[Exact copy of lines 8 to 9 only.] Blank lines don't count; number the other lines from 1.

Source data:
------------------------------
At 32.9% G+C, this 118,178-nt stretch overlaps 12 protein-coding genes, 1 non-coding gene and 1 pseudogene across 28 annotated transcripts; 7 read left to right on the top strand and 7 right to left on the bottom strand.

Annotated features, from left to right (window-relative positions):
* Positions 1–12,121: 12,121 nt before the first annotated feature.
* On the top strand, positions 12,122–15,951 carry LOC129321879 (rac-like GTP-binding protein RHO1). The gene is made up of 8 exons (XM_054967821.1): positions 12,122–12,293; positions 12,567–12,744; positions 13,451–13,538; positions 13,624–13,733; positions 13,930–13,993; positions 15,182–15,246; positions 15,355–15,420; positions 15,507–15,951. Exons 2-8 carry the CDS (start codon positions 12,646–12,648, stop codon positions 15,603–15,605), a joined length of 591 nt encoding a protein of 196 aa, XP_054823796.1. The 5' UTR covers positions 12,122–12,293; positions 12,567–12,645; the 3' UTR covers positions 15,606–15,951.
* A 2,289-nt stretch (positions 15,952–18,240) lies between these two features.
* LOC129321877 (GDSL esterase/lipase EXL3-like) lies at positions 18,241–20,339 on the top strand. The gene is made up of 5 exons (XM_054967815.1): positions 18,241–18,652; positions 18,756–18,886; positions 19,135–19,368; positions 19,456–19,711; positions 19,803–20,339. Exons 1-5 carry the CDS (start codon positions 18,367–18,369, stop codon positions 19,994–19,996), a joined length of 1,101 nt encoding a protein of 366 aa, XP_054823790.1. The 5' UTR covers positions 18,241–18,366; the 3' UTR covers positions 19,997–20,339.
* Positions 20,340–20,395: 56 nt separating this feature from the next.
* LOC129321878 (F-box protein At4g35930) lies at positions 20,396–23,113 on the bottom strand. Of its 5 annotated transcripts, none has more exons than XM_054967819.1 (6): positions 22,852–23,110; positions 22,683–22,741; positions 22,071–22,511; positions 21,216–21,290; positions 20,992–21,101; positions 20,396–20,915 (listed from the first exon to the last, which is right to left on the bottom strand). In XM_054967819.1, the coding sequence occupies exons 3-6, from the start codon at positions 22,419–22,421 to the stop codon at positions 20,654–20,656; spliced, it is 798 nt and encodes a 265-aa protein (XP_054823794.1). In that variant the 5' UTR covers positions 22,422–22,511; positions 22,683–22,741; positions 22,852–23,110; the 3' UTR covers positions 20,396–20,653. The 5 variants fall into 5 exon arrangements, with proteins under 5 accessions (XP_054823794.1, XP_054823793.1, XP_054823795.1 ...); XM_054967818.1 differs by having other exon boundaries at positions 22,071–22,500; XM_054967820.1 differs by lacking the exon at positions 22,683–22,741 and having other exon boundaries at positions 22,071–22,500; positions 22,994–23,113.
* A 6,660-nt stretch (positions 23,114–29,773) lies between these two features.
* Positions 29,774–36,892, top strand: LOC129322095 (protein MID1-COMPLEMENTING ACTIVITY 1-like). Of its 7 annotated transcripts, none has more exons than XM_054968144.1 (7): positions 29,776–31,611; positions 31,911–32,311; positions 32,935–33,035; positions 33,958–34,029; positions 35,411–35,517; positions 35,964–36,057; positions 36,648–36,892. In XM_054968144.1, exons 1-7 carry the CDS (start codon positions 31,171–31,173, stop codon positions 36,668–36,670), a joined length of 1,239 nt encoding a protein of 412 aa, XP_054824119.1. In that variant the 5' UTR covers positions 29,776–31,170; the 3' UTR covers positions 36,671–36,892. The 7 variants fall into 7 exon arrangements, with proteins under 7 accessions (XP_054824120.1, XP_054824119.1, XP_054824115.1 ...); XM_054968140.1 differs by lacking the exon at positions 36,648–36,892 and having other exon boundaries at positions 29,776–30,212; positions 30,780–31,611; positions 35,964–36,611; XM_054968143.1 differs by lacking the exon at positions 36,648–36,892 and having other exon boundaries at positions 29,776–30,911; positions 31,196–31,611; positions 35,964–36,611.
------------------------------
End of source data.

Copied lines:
* LOC129321878 (F-box protein At4g35930) lies at positions 20,396–23,113 on the bottom strand. Of its 5 annotated transcripts, none has more exons than XM_054967819.1 (6): positions 22,852–23,110; positions 22,683–22,741; positions 22,071–22,511; positions 21,216–21,290; positions 20,992–21,101; positions 20,396–20,915 (listed from the first exon to the last, which is right to left on the bottom strand). In XM_054967819.1, the coding sequence occupies exons 3-6, from the start codon at positions 22,419–22,421 to the stop codon at positions 20,654–20,656; spliced, it is 798 nt and encodes a 265-aa protein (XP_054823794.1). In that variant the 5' UTR covers positions 22,422–22,511; positions 22,683–22,741; positions 22,852–23,110; the 3' UTR covers positions 20,396–20,653. The 5 variants fall into 5 exon arrangements, with proteins under 5 accessions (XP_054823794.1, XP_054823793.1, XP_054823795.1 ...); XM_054967818.1 differs by having other exon boundaries at positions 22,071–22,500; XM_054967820.1 differs by lacking the exon at positions 22,683–22,741 and having other exon boundaries at positions 22,071–22,500; positions 22,994–23,113.
* A 6,660-nt stretch (positions 23,114–29,773) lies between these two features.